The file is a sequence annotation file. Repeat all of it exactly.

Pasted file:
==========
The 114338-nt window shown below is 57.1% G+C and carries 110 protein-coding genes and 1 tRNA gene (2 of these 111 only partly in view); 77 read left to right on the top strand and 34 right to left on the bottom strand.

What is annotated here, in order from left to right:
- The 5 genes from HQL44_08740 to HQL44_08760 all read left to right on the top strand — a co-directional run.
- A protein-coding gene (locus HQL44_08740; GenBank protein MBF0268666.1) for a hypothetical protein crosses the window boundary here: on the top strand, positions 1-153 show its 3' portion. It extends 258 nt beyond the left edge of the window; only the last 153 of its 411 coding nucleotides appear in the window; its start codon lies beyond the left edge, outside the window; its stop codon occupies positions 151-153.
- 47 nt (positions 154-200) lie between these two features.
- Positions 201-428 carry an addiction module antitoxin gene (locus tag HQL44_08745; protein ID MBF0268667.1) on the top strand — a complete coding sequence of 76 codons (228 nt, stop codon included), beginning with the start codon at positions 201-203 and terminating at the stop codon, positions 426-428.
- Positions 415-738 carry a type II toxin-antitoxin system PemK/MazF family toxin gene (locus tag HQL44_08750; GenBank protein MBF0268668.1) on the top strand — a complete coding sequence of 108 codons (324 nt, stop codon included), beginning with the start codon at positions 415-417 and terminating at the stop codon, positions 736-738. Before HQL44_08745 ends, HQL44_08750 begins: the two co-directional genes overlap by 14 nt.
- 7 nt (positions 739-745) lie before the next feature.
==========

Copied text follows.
The 114338-nt window shown below is 57.1% G+C and carries 110 protein-coding genes and 1 tRNA gene (2 of these 111 only partly in view); 77 read left to right on the top strand and 34 right to left on the bottom strand.

What is annotated here, in order from left to right:
- The 5 genes from HQL44_08740 to HQL44_08760 all read left to right on the top strand — a co-directional run.
- A protein-coding gene (locus HQL44_08740; GenBank protein MBF0268666.1) for a hypothetical protein crosses the window boundary here: on the top strand, positions 1-153 show its 3' portion. It extends 258 nt beyond the left edge of the window; only the last 153 of its 411 coding nucleotides appear in the window; its start codon lies beyond the left edge, outside the window; its stop codon occupies positions 151-153.
- 47 nt (positions 154-200) lie between these two features.
- Positions 201-428 carry an addiction module antitoxin gene (locus tag HQL44_08745; protein ID MBF0268667.1) on the top strand — a complete coding sequence of 76 codons (228 nt, stop codon included), beginning with the start codon at positions 201-203 and terminating at the stop codon, positions 426-428.
- Positions 415-738 carry a type II toxin-antitoxin system PemK/MazF family toxin gene (locus tag HQL44_08750; GenBank protein MBF0268668.1) on the top strand — a complete coding sequence of 108 codons (324 nt, stop codon included), beginning with the start codon at positions 415-417 and terminating at the stop codon, positions 736-738. Before HQL44_08745 ends, HQL44_08750 begins: the two co-directional genes overlap by 14 nt.
- 7 nt (positions 739-745) lie before the next feature.